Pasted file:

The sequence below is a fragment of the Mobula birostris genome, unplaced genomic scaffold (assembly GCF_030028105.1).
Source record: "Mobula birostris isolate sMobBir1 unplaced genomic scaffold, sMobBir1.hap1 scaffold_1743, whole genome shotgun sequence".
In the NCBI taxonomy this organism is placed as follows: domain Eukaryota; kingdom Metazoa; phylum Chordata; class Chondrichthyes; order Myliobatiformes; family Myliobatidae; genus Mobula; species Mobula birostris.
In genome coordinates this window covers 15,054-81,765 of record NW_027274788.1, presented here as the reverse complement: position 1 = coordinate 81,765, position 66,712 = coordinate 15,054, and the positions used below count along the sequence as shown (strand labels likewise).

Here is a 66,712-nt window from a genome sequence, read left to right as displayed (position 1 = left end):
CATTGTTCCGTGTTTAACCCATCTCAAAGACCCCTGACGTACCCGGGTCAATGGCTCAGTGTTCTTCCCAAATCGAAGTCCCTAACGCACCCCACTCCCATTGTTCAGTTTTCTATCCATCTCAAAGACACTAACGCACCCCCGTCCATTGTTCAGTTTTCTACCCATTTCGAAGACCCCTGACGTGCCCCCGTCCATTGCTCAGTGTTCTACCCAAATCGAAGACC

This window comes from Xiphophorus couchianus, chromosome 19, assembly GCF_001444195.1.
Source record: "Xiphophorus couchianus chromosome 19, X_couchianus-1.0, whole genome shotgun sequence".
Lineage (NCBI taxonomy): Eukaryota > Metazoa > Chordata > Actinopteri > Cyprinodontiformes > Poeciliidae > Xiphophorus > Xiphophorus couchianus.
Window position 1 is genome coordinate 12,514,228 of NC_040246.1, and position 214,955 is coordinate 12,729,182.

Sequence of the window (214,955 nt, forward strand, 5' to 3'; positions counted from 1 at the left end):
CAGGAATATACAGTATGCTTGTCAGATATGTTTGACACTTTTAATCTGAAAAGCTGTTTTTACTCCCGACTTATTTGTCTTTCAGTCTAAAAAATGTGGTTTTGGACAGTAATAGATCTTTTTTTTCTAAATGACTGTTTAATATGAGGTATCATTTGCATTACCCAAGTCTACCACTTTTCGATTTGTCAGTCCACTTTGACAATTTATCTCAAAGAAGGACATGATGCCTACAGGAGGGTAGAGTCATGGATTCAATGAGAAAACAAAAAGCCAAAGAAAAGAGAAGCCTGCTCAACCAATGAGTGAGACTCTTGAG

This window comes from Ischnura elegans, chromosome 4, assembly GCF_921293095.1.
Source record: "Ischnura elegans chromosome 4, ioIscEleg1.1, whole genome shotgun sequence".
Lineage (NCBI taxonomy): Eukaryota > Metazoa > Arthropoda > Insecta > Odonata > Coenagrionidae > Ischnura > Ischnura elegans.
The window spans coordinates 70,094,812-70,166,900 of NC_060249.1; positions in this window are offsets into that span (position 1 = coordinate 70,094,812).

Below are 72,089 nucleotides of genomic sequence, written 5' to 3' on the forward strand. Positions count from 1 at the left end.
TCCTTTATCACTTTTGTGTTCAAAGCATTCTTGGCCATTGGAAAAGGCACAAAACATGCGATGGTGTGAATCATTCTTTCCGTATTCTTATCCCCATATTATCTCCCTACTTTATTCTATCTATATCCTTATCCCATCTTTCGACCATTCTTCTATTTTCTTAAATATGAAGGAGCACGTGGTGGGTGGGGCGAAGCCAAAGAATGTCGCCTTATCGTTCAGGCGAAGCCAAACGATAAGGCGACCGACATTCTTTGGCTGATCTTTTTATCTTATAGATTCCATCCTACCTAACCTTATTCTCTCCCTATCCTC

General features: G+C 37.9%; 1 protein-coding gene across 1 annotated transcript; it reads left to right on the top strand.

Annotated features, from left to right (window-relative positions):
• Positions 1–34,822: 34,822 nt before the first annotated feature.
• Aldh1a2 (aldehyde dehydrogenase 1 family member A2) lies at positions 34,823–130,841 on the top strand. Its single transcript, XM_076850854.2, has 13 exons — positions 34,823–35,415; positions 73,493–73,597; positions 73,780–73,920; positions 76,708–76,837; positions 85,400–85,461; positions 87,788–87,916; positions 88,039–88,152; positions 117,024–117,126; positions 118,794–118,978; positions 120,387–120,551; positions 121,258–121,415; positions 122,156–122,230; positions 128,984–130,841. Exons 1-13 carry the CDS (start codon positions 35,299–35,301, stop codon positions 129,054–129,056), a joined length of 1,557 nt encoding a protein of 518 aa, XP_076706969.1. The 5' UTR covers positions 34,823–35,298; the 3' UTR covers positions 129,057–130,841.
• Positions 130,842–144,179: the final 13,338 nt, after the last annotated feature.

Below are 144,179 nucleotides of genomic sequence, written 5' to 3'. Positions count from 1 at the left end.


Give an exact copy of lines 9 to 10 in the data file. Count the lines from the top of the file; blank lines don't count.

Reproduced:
Lineage (NCBI taxonomy): Eukaryota > Metazoa > Chordata > Actinopteri > Cyprinodontiformes > Poeciliidae > Xiphophorus > Xiphophorus couchianus.
Window position 1 is genome coordinate 12,514,228 of NC_040246.1, and position 214,955 is coordinate 12,729,182.